Palestine," will run June 8 to August 28 at the Dahesh Museum in New
York City. Exquisite nineteenth century photographs document the modern
rediscovery of ancient Palestine ( a territory now comprising Palestine,
Israel, Lebanon, Jordan and parts of Syria ) by the nations of the west
during the first golden age of photography. Ninety-two vintage prints and
two albums document a critical moment in the history of photography, the
early history of scientific Biblical scholarship, and Britain's cultural
and political involvement in the region.
The images include tightly composed details of the architectural
assemblies that record layers of occupation of an ancient city, panoramas
of the Sinai desert that defy any understanding of scale, and iconic views
of Jerusalem sought out by visitors today. The centerpiece of the exhibit
is a group of 35 photographs taken by Sergeant James McDonald of the
British Royal Engineers for their 1864 and 1868 surveys of Jerusalem and
the Sinai. They are exhibited as a group for the first time since they
The museum is located at 601 Fifth Avenue at 48th Street and is open
11am-6 pm, Tuesday through Saturday. Admission is free.
PHF Twelfth Anniversary Banquet Receives
The Palestinian Heritage Foundation's Twelfth Anniversary Banquet was
covered by several publications in the United States, Europe and the
In addition to the coverage in AL AHRAM International the Banquet was
covered by the London based daily AL HAYAT, the California-based weekly
BEIRUT TIMES, AL SUNNARA of Nazareth and the Washington Report on Middle
The three publications focused on PHF's achievements during the past
twelve years and its ability to attract a high caliber of Arab-American,
and American supporters.
In a lengthy article published in the May issue of the Washington
Report on Middle East Affairs, Editor Richard Curtiss, praised the
achievements of the Palestinian Heritage Foundation and paid tribute to
the cofounders of PHF.
Shaheen Dedicates Latest Composition to Honor
At the Twelfth Anniversary Banquet Simon Shaheen, PHF Advisory Board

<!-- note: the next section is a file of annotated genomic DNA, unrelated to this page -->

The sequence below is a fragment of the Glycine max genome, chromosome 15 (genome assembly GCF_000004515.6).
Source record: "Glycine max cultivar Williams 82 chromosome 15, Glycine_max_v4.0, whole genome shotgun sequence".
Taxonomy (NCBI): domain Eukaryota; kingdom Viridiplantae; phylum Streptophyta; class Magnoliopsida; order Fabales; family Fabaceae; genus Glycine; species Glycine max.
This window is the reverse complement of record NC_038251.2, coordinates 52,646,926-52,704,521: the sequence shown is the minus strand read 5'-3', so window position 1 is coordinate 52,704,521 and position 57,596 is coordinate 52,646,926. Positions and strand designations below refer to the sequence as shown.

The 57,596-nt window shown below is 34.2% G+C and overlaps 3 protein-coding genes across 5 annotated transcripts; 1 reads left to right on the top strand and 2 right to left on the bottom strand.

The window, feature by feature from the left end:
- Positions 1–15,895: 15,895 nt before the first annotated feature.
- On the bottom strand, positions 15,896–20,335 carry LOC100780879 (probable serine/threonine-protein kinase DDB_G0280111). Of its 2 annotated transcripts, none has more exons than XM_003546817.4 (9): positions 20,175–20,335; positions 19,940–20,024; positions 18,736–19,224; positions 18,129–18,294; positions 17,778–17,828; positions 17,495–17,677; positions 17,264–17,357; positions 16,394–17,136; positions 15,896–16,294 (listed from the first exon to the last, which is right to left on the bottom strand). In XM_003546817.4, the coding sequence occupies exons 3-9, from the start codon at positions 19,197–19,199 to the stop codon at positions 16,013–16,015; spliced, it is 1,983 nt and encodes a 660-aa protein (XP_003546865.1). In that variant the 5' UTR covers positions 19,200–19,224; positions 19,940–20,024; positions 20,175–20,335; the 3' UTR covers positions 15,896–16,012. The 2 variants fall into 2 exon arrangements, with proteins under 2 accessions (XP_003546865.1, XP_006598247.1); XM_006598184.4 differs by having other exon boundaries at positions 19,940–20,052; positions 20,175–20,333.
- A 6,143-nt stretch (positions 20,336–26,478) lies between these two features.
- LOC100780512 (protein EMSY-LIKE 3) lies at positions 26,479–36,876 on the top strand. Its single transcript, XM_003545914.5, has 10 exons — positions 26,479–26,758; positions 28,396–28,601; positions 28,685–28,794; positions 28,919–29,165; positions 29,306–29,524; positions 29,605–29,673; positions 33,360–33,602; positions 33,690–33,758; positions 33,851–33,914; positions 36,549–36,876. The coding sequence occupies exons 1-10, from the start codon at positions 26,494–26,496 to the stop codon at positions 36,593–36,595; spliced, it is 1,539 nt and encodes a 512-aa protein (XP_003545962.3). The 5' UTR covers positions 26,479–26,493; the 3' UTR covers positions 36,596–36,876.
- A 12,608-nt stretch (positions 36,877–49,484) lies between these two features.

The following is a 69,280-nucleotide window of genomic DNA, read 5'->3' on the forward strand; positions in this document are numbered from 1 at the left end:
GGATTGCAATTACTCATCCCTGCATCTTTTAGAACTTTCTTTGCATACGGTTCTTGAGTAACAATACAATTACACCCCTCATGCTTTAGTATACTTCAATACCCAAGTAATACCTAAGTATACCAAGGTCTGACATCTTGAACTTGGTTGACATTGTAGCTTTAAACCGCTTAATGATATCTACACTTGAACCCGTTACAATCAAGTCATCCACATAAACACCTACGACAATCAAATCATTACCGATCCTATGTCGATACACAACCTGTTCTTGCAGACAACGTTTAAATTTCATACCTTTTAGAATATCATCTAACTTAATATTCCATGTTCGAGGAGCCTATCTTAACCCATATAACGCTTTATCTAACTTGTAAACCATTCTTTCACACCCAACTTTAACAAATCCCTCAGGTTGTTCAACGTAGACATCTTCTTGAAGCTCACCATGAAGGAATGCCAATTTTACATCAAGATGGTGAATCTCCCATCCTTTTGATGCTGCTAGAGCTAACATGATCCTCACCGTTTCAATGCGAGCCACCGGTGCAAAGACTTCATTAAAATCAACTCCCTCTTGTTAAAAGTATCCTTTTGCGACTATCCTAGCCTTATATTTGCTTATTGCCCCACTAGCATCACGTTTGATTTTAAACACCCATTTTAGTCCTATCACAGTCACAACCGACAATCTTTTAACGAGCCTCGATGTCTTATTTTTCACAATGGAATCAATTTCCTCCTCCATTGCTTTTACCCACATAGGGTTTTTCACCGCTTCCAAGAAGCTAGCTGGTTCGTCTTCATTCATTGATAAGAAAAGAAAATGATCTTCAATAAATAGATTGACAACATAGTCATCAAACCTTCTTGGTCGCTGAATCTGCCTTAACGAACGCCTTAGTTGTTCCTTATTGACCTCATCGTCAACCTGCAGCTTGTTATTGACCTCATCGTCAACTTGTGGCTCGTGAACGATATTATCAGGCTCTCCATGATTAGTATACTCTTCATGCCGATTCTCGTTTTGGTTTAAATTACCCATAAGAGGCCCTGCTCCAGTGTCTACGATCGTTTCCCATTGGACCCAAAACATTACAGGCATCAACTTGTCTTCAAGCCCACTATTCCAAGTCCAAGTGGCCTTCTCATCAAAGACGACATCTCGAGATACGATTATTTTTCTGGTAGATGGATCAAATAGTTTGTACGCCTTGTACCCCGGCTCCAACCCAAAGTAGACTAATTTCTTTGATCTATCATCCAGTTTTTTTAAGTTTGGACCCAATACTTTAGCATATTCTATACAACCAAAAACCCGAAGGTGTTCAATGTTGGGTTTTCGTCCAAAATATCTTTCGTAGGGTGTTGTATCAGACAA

member, dedicated his latest outstanding composition to his close friend
Dr. Edward Said.
Piano Diplomacy A famed Israeli musician makes
an overture for peace.
Daniel Barenboim has appeared on most of the world's great concert
stages. His recordings have been heard by millions. But until he performed
in a recital hall at Birzeit University earlier this year, the
internationally renowned Israeli pianist and music director of the Chicago
Symphony Orchestra had never played on the West Bank.
The trip to Birzeit from Tel Aviv, where Barenboim grew up, takes about
an hour, but it represents a lifetime's journey. In 1967, just after the
Six-Day War, the 24-year-old pianist performed a series of concerts to
support the Israeli war effort. Since then, he has grown increasingly
critical of what he sees as his country's harsh treatment of Palestinians
and its failure to make peace with them after many years of military
occupation. Last year, when asked to help commemorate Israel's 50th
anniversary, he declined. "It was not an act of defiance," says
Barenboim. "I did not have the feeling I could celebrate with an open
The idea for the concert at Birzeit, a Palestinian school repeatedly
shut down by the Israeli, was Barenboim's. But the story behind it began
six years ago when he met Edward Said in a hotel in London. A talented
pianist, Said has much in common with Barenboim, and fast, the two men
became friends. "What appeals to me about Edward is the ability to
connect art, literature, music and politics," says Barenboim. "
I try to be like this."
Early last year, Said arranged for Barenboim to have dinner at the home
of Birzeit president Hanna Nasir, who had been exiled by the Israelis for
20 years, and his wife, Tania. Like most Israelis, Barenboim had never
spent an evening in a Palestinian home on the West Bank. "Are you
sure it's safe?" he asked Said as their taxi made its way from
Jerusalem into the West Bank. Barenboim was particularly drawn to Tania
Nasir, a lover of art, poetry and music with a large, embracing
personality. The pianist responded by inviting her to Jerusalem for a
recital. And he dedicated an encore to her, telling his audience that he
had spent an evening at the home of a leading West Bank citizen and had
been treated not just as a friend but as a member of the family.
Soon after, Barenboim told Said he wanted to perform on the West
Bank---something no Israeli musician had done since the territory was
occupied from Jordan. With Said's help and with the cooperation of the
Nasir's the recital was scheduled for January 29. The 500 people who
jammed Kamal Nasir Hall (named after a cousin of Hanna Nasir's who was
assassinated by the Israelis in Lebanon in 1973) burst into applause when
Barenboim walked onstage. Whatever bitterness might have been lingering in
the hall was banished when he played the dramatic opening chords of
Beethoven's "Pathetique" Sonata. By the end of the evening,
after a rousing four-hand encore with Salim Abboud, a young Palestinian
pianist, the audience was on its feet, applauding wildly. Even the three
apprehensive Israelis who had brought a Steinway from Jerusalem for
Barenboim to play were impressed. "This is the way to make
peace," one of them said. "With music and with love."